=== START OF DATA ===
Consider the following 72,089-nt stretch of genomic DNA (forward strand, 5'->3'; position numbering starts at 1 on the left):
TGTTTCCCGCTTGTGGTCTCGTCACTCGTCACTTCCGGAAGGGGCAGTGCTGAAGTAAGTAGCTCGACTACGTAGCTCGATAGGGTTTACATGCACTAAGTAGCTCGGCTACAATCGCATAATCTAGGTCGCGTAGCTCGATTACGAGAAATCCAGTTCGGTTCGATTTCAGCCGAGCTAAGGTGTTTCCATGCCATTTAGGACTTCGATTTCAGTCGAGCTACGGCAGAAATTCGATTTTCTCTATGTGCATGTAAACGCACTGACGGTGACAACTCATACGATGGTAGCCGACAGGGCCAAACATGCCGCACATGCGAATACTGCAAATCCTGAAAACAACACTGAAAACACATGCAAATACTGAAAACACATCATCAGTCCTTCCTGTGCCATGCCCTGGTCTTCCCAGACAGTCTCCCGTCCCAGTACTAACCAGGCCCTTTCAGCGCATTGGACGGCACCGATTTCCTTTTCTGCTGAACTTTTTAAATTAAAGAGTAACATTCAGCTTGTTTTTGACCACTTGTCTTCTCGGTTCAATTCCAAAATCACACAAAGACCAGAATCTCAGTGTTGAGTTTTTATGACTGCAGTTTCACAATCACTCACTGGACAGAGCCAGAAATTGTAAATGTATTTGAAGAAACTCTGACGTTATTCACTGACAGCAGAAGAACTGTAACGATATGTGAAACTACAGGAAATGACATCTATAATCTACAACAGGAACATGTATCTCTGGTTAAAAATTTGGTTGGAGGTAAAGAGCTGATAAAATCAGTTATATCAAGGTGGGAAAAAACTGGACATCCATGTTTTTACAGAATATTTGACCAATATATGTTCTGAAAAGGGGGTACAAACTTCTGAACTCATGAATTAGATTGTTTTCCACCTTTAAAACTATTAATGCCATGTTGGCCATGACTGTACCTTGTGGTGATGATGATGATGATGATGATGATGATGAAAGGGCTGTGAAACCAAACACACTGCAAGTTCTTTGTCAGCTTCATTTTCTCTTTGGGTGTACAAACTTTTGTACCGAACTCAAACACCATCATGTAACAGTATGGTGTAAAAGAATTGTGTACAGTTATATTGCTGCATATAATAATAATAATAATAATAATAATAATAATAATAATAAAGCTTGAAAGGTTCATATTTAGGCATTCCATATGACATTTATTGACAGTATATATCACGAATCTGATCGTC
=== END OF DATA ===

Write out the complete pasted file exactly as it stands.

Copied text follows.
Consider the following 72,089-nt stretch of genomic DNA (forward strand, 5'->3'; position numbering starts at 1 on the left):
TGTTTCCCGCTTGTGGTCTCGTCACTCGTCACTTCCGGAAGGGGCAGTGCTGAAGTAAGTAGCTCGACTACGTAGCTCGATAGGGTTTACATGCACTAAGTAGCTCGGCTACAATCGCATAATCTAGGTCGCGTAGCTCGATTACGAGAAATCCAGTTCGGTTCGATTTCAGCCGAGCTAAGGTGTTTCCATGCCATTTAGGACTTCGATTTCAGTCGAGCTACGGCAGAAATTCGATTTTCTCTATGTGCATGTAAACGCACTGACGGTGACAACTCATACGATGGTAGCCGACAGGGCCAAACATGCCGCACATGCGAATACTGCAAATCCTGAAAACAACACTGAAAACACATGCAAATACTGAAAACACATCATCAGTCCTTCCTGTGCCATGCCCTGGTCTTCCCAGACAGTCTCCCGTCCCAGTACTAACCAGGCCCTTTCAGCGCATTGGACGGCACCGATTTCCTTTTCTGCTGAACTTTTTAAATTAAAGAGTAACATTCAGCTTGTTTTTGACCACTTGTCTTCTCGGTTCAATTCCAAAATCACACAAAGACCAGAATCTCAGTGTTGAGTTTTTATGACTGCAGTTTCACAATCACTCACTGGACAGAGCCAGAAATTGTAAATGTATTTGAAGAAACTCTGACGTTATTCACTGACAGCAGAAGAACTGTAACGATATGTGAAACTACAGGAAATGACATCTATAATCTACAACAGGAACATGTATCTCTGGTTAAAAATTTGGTTGGAGGTAAAGAGCTGATAAAATCAGTTATATCAAGGTGGGAAAAAACTGGACATCCATGTTTTTACAGAATATTTGACCAATATATGTTCTGAAAAGGGGGTACAAACTTCTGAACTCATGAATTAGATTGTTTTCCACCTTTAAAACTATTAATGCCATGTTGGCCATGACTGTACCTTGTGGTGATGATGATGATGATGATGATGATGATGAAAGGGCTGTGAAACCAAACACACTGCAAGTTCTTTGTCAGCTTCATTTTCTCTTTGGGTGTACAAACTTTTGTACCGAACTCAAACACCATCATGTAACAGTATGGTGTAAAAGAATTGTGTACAGTTATATTGCTGCATATAATAATAATAATAATAATAATAATAATAATAATAATAAAGCTTGAAAGGTTCATATTTAGGCATTCCATATGACATTTATTGACAGTATATATCACGAATCTGATCGTC